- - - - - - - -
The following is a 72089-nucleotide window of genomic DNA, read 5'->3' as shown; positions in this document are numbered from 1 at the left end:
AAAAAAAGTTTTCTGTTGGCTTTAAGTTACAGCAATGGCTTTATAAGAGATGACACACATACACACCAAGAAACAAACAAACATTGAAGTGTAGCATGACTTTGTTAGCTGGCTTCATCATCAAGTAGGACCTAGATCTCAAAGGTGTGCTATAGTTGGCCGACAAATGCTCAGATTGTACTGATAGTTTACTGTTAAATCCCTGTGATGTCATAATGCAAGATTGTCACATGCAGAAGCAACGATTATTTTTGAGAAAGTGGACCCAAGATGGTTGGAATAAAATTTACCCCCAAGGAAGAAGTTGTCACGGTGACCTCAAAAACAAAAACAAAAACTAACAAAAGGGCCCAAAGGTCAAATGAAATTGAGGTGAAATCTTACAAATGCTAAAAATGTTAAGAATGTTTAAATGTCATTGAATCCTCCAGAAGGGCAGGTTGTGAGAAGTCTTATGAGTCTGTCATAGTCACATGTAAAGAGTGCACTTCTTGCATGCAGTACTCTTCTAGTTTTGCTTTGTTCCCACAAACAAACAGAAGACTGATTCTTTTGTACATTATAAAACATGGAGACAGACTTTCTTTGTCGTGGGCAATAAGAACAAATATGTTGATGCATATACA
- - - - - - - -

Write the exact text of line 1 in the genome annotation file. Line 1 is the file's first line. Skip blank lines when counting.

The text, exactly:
The following is a 72089-nucleotide window of genomic DNA, read 5'->3' as shown; positions in this document are numbered from 1 at the left end: